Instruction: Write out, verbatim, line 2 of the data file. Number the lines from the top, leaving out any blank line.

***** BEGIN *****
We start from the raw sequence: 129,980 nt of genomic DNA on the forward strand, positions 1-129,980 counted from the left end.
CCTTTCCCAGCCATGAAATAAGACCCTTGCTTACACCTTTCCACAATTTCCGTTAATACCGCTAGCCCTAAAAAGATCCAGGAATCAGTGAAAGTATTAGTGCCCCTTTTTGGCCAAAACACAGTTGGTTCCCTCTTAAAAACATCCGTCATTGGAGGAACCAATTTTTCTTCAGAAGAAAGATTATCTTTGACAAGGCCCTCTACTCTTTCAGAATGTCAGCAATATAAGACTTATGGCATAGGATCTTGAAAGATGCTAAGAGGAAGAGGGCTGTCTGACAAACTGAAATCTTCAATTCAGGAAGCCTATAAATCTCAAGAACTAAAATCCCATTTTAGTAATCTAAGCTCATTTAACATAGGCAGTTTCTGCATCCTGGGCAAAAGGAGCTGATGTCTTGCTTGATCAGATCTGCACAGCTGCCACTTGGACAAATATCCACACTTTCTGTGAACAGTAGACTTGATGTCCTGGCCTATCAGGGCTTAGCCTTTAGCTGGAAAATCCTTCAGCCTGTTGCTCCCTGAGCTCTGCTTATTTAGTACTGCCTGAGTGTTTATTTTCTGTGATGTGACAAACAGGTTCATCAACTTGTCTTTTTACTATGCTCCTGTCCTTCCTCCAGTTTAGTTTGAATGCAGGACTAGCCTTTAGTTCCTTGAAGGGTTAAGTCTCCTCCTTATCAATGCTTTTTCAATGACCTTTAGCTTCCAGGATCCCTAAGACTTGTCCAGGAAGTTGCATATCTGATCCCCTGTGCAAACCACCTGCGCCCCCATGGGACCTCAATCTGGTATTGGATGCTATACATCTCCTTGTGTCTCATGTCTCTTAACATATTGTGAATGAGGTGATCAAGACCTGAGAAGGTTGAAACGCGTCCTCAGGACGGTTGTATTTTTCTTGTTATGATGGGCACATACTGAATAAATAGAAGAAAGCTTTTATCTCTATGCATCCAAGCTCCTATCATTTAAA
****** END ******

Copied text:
CCTTTCCCAGCCATGAAATAAGACCCTTGCTTACACCTTTCCACAATTTCCGTTAATACCGCTAGCCCTAAAAAGATCCAGGAATCAGTGAAAGTATTAGTGCCCCTTTTTGGCCAAAACACAGTTGGTTCCCTCTTAAAAACATCCGTCATTGGAGGAACCAATTTTTCTTCAGAAGAAAGATTATCTTTGACAAGGCCCTCTACTCTTTCAGAATGTCAGCAATATAAGACTTATGGCATAGGATCTTGAAAGATGCTAAGAGGAAGAGGGCTGTCTGACAAACTGAAATCTTCAATTCAGGAAGCCTATAAATCTCAAGAACTAAAATCCCATTTTAGTAATCTAAGCTCATTTAACATAGGCAGTTTCTGCATCCTGGGCAAAAGGAGCTGATGTCTTGCTTGATCAGATCTGCACAGCTGCCACTTGGACAAATATCCACACTTTCTGTGAACAGTAGACTTGATGTCCTGGCCTATCAGGGCTTAGCCTTTAGCTGGAAAATCCTTCAGCCTGTTGCTCCCTGAGCTCTGCTTATTTAGTACTGCCTGAGTGTTTATTTTCTGTGATGTGACAAACAGGTTCATCAACTTGTCTTTTTACTATGCTCCTGTCCTTCCTCCAGTTTAGTTTGAATGCAGGACTAGCCTTTAGTTCCTTGAAGGGTTAAGTCTCCTCCTTATCAATGCTTTTTCAATGACCTTTAGCTTCCAGGATCCCTAAGACTTGTCCAGGAAGTTGCATATCTGATCCCCTGTGCAAACCACCTGCGCCCCCATGGGACCTCAATCTGGTATTGGATGCTATACATCTCCTTGTGTCTCATGTCTCTTAACATATTGTGAATGAGGTGATCAAGACCTGAGAAGGTTGAAACGCGTCCTCAGGACGGTTGTATTTTTCTTGTTATGATGGGCACATACTGAATAAATAGAAGAAAGCTTTTATCTCTATGCATCCAAGCTCCTATCATTTAAA